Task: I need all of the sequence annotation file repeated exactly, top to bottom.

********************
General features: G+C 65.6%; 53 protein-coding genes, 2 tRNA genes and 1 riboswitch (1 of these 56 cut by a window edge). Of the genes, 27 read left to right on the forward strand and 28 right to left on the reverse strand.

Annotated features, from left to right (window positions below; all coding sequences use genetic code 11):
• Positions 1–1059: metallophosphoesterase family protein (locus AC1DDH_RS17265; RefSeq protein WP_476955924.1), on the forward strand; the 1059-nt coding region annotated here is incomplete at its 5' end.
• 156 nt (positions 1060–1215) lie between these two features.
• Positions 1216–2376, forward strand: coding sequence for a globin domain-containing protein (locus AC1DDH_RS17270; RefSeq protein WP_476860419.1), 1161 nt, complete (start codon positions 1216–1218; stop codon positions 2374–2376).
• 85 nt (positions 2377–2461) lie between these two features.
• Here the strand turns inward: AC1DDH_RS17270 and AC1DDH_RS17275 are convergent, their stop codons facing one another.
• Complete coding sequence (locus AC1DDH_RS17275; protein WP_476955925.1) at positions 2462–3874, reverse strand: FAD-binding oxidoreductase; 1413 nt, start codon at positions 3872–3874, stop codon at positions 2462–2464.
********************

General features: G+C 65.6%; 53 protein-coding genes, 2 tRNA genes and 1 riboswitch (1 of these 56 cut by a window edge). Of the genes, 27 read left to right on the forward strand and 28 right to left on the reverse strand.

Annotated features, from left to right (window positions below; all coding sequences use genetic code 11):
• Positions 1–1059: metallophosphoesterase family protein (locus AC1DDH_RS17265; RefSeq protein WP_476955924.1), on the forward strand; the 1059-nt coding region annotated here is incomplete at its 5' end.
• 156 nt (positions 1060–1215) lie between these two features.
• Positions 1216–2376, forward strand: coding sequence for a globin domain-containing protein (locus AC1DDH_RS17270; RefSeq protein WP_476860419.1), 1161 nt, complete (start codon positions 1216–1218; stop codon positions 2374–2376).
• 85 nt (positions 2377–2461) lie between these two features.
• Here the strand turns inward: AC1DDH_RS17270 and AC1DDH_RS17275 are convergent, their stop codons facing one another.
• Complete coding sequence (locus AC1DDH_RS17275; protein WP_476955925.1) at positions 2462–3874, reverse strand: FAD-binding oxidoreductase; 1413 nt, start codon at positions 3872–3874, stop codon at positions 2462–2464.